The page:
Muslim Rohingyas sitting inside their collective tent at the Dabang Internally Displaced Persons camp
A top UN envoy Friday raised concerns about the plight of hundreds of thousands of people forced from their homes by unrest in Myanmar, after visiting camps in the country's conflict-hit west and north.
The United Nations' humanitarian chief Valerie Amos said almost half a million people are displaced "in need of assistance" in the country, which is opening to the world after nearly half a century of military rule ended last year.
"While it is a time of positive change in the country, humanitarian needs have increased and this is a major concern," said Amos, the under-secretary-general for humanitarian affairs and emergency relief coordinator.
The UN said around 115,000 people have fled bloody communal violence between Muslim and Buddhist communities in western Rakhine state, while 75,000 are displaced in Kachin state in the north because of ongoing fighting between ethnic rebels and the army.
A further 300,000 are believed to be unable to return home because of separate conflicts along the country's eastern border with Thailand.
Amos said conditions in camps across Rakhine, where decades-old animosity between Buddhists and Rohingya Muslims exploded in June and October, were varied.
She described the conditions at a camp for stateless Rohingya Muslims as "dire" and "shockingly overcrowded", and said even in camps where basic needs are being met, she was "concerned about peoples' future".
"Children have been out of school for up to six months, the men are not able to provide for their families and there is a general sense of hopelessness," Amos told a press conference as she concluded her four-day visit.
Amos also called on Myanmar to stop blocking aid to thousands of people displaced by conflict with the Kachin Independence Army (KIA).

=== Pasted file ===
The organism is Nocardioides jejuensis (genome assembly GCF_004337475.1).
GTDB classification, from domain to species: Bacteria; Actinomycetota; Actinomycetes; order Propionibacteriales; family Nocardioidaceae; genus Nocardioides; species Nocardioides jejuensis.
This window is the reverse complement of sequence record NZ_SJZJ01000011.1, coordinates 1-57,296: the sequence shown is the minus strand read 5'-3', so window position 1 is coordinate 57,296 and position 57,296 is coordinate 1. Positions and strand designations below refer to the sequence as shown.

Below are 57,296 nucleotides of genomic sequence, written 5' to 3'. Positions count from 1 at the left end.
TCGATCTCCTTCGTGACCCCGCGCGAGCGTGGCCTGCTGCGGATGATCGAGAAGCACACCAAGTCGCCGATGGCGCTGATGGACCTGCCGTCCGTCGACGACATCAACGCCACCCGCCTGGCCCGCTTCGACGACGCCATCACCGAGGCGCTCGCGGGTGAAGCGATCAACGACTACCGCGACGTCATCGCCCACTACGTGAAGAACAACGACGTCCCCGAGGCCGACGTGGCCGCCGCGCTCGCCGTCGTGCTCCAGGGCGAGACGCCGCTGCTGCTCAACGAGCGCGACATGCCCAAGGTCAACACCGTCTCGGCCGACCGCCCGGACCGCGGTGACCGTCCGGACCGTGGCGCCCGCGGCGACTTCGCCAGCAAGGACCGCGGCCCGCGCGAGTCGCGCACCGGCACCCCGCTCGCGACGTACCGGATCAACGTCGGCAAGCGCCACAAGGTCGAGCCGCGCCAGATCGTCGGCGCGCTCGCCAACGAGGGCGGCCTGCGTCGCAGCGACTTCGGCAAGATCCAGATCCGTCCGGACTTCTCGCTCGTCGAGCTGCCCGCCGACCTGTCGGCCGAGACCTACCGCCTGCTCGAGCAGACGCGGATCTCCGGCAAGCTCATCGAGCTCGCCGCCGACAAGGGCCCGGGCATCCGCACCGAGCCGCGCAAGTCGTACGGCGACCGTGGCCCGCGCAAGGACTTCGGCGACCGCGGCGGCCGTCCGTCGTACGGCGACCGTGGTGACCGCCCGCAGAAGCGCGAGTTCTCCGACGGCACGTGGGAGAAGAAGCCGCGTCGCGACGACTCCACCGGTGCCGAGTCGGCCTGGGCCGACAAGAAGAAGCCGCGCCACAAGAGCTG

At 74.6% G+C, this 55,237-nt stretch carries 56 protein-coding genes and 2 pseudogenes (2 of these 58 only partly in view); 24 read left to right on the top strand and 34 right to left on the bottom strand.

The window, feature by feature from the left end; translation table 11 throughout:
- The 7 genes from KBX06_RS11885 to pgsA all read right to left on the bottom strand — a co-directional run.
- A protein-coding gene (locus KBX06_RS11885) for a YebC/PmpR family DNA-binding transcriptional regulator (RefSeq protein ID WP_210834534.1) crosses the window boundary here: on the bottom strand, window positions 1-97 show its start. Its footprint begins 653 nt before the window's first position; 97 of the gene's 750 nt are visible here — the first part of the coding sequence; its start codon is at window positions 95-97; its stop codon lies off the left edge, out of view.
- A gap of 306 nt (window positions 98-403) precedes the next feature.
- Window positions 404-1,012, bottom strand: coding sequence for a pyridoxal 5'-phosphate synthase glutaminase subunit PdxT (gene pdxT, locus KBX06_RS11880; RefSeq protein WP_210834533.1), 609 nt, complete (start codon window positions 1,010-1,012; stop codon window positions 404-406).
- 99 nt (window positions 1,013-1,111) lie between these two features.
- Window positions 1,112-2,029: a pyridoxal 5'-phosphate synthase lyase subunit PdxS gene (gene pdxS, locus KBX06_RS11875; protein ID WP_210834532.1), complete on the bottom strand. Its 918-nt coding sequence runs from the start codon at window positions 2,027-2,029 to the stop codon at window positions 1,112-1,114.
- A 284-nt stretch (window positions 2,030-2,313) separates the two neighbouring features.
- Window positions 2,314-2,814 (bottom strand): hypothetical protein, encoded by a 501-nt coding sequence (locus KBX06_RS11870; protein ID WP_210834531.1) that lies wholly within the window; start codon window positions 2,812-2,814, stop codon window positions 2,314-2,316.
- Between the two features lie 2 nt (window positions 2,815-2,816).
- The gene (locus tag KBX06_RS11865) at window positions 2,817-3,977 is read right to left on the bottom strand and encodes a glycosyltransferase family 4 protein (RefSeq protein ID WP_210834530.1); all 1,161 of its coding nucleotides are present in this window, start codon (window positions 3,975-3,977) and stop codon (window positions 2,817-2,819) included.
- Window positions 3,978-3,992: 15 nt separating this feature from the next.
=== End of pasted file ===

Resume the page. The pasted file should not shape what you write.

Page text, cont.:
"For almost six months now the UN has not been able to provide assistance to almost 40,000 people as we are not permitted to go to KIA-controlled areas," she said.
Local partners were supplying food and other relief, "but their stocks are depleted and with the winter months approaching, getting more supplies in is critical", she added.
Fierce fighting has raged in Kachin state since a 17-year ceasefire between the military and the KIA shattered in June 2011.
A UN spokeswoman earlier said the government had prevented aid workers from travelling to rebel areas in the state because of security concerns.
Amos, who met reformist President Thein Sein during her trip, called on the government to "step up its efforts to address these critical humanitarian issues".
Myanmar, which has been racked by pockets of civil war in its ethnic areas since independence in 1948, has signed tentative ceasefire deals with a number of major armed groups.
But a deal with Kachin rebels remains elusive, with deep distrust on both sides.
Fighting in Kachin and the communal unrest in Rakhine are seen as key stumbling blocks on Myanmar's reform path, initiated by Thein Sein's quasi-civilian government.